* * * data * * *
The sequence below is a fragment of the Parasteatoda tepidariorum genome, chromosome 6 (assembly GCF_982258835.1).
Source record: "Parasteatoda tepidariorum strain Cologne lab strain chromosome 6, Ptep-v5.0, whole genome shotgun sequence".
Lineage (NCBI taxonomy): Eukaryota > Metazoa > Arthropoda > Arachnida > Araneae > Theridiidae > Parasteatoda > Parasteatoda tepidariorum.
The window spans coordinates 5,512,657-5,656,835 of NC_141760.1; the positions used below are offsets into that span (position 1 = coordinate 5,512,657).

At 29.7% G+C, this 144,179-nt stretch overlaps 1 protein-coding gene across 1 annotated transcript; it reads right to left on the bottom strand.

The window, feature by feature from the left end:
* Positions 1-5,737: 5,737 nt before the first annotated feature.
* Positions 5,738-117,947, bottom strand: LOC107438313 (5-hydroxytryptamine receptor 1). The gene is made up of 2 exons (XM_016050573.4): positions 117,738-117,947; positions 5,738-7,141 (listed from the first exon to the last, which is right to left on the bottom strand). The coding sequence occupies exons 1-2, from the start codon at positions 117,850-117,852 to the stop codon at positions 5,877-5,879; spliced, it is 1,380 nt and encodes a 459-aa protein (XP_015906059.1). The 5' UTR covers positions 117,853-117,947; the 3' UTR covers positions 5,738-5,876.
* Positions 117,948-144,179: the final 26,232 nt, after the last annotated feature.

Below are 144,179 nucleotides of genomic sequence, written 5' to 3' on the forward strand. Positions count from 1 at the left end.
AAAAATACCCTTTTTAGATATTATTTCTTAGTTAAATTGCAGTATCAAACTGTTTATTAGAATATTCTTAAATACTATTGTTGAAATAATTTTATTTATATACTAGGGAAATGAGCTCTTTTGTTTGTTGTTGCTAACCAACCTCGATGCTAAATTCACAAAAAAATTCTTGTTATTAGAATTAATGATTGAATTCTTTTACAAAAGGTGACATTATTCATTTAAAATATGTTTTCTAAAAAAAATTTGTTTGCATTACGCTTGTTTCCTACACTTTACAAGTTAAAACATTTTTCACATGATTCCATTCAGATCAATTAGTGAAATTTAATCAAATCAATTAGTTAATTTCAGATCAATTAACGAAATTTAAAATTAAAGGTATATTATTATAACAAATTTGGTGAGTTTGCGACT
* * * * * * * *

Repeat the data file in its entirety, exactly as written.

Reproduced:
The sequence below is a fragment of the Parasteatoda tepidariorum genome, chromosome 6 (assembly GCF_982258835.1).
Source record: "Parasteatoda tepidariorum strain Cologne lab strain chromosome 6, Ptep-v5.0, whole genome shotgun sequence".
Lineage (NCBI taxonomy): Eukaryota > Metazoa > Arthropoda > Arachnida > Araneae > Theridiidae > Parasteatoda > Parasteatoda tepidariorum.
The window spans coordinates 5,512,657-5,656,835 of NC_141760.1; the positions used below are offsets into that span (position 1 = coordinate 5,512,657).

At 29.7% G+C, this 144,179-nt stretch overlaps 1 protein-coding gene across 1 annotated transcript; it reads right to left on the bottom strand.

The window, feature by feature from the left end:
* Positions 1-5,737: 5,737 nt before the first annotated feature.
* Positions 5,738-117,947, bottom strand: LOC107438313 (5-hydroxytryptamine receptor 1). The gene is made up of 2 exons (XM_016050573.4): positions 117,738-117,947; positions 5,738-7,141 (listed from the first exon to the last, which is right to left on the bottom strand). The coding sequence occupies exons 1-2, from the start codon at positions 117,850-117,852 to the stop codon at positions 5,877-5,879; spliced, it is 1,380 nt and encodes a 459-aa protein (XP_015906059.1). The 5' UTR covers positions 117,853-117,947; the 3' UTR covers positions 5,738-5,876.
* Positions 117,948-144,179: the final 26,232 nt, after the last annotated feature.

Below are 144,179 nucleotides of genomic sequence, written 5' to 3' on the forward strand. Positions count from 1 at the left end.
AAAAATACCCTTTTTAGATATTATTTCTTAGTTAAATTGCAGTATCAAACTGTTTATTAGAATATTCTTAAATACTATTGTTGAAATAATTTTATTTATATACTAGGGAAATGAGCTCTTTTGTTTGTTGTTGCTAACCAACCTCGATGCTAAATTCACAAAAAAATTCTTGTTATTAGAATTAATGATTGAATTCTTTTACAAAAGGTGACATTATTCATTTAAAATATGTTTTCTAAAAAAAATTTGTTTGCATTACGCTTGTTTCCTACACTTTACAAGTTAAAACATTTTTCACATGATTCCATTCAGATCAATTAGTGAAATTTAATCAAATCAATTAGTTAATTTCAGATCAATTAACGAAATTTAAAATTAAAGGTATATTATTATAACAAATTTGGTGAGTTTGCGACT